CLEVELAND -- Gary Waters earned his reputation building college programs. After 11 seasons, he's finished at Cleveland State.
The winningest coach in school history, Waters announced Tuesday that he is retiring after his second straight 9-win season. Waters is stepping down just a few days after the Vikings were beaten in the first round of the Horizon League Tournament.
"My time here at Cleveland State has been a tremendous capstone to my coaching career," Waters said. "I have greatly enjoyed the opportunity to mentor an amazing group of student athletes and look forward to the opportunity to continue to support the program in the future."
The school said Waters' contract was renegotiated in 2016, providing an option of two additional seasons if certain performance measures were met. The 65-year-old Waters retired instead.
During his time at the school, Waters won 194 games and led the Vikings to six postseason appearances. In 2009, Cleveland State made the NCAA Tournament and advanced to the second round after shocking Wake Forest.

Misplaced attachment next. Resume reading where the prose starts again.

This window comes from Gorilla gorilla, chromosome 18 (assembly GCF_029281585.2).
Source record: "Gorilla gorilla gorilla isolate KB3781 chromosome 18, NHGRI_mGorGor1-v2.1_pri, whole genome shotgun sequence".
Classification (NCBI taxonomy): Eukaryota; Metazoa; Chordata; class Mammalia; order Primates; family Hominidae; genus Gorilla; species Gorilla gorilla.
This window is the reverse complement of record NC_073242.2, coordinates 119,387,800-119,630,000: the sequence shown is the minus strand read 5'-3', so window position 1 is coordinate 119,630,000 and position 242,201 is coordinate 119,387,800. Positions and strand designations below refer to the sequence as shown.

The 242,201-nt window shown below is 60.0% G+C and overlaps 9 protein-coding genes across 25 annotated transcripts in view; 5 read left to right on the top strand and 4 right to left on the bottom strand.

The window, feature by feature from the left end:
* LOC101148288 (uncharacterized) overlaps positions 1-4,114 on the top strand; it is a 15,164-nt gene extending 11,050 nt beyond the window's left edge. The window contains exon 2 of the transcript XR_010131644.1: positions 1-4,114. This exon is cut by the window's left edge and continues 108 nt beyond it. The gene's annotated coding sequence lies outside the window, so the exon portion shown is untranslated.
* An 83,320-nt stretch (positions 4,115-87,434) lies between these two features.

Waters took over at CSU in 2006 after five seasons at Rutgers and he averaged 20 wins in his first six seasons. However, Waters was unable to maintain the success as CSU's program was hurt by several top players transferring. The Vikings went just 18-45 in Waters' final two seasons.
Waters started at Kent State, where he developed a team that made it to the national quarterfinals in 2002 -- the year after he left.
His success at Cleveland State extended off the floor as all the seniors in his program got their degrees and Cleveland State received four consecutive public recognition awards from the NCAA for academic performance.
The school said a search for Waters' replacement has begun "with an emphasis on taking the Vikings to the top of the Horizon League standings and continuing to compete for postseason tournament invitations."
Cleveland State's attendance has suffered in recent years and there have been discussions about building a smaller on-campus arena to replace the Wolstein Center.
This story has been updated to clarify that Waters is retiring rather than simply resigning.